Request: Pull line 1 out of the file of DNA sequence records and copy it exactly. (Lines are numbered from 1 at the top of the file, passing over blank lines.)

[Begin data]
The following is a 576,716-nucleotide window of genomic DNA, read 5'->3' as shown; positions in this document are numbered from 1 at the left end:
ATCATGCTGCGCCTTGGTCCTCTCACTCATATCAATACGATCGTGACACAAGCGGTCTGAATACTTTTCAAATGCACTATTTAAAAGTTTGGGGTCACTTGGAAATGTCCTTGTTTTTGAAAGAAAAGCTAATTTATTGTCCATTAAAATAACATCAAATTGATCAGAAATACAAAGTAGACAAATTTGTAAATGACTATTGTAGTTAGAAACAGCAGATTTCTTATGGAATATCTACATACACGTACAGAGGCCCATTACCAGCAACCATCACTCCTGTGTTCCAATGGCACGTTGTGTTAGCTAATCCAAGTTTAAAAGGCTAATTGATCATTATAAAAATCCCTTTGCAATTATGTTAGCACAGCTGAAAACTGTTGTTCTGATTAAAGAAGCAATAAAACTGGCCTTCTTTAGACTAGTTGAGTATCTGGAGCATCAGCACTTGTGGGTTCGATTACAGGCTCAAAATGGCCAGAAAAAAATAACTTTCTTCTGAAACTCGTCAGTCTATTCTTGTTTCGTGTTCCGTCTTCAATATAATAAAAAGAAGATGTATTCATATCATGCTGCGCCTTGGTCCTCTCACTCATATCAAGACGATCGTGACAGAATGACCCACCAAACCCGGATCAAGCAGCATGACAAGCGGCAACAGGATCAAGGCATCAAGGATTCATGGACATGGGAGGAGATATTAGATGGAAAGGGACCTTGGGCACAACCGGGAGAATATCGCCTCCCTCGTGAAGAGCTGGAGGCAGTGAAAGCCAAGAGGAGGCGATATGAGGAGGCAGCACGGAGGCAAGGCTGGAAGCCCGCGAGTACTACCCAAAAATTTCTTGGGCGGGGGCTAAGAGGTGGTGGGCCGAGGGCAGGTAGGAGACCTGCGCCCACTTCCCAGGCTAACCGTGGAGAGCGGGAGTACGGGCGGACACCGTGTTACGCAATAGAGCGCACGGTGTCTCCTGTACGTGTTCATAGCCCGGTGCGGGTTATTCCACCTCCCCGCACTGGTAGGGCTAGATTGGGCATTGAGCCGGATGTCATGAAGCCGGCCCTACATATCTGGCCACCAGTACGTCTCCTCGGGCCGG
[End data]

The following is a 576,716-nucleotide window of genomic DNA, read 5'->3' as shown; positions in this document are numbered from 1 at the left end: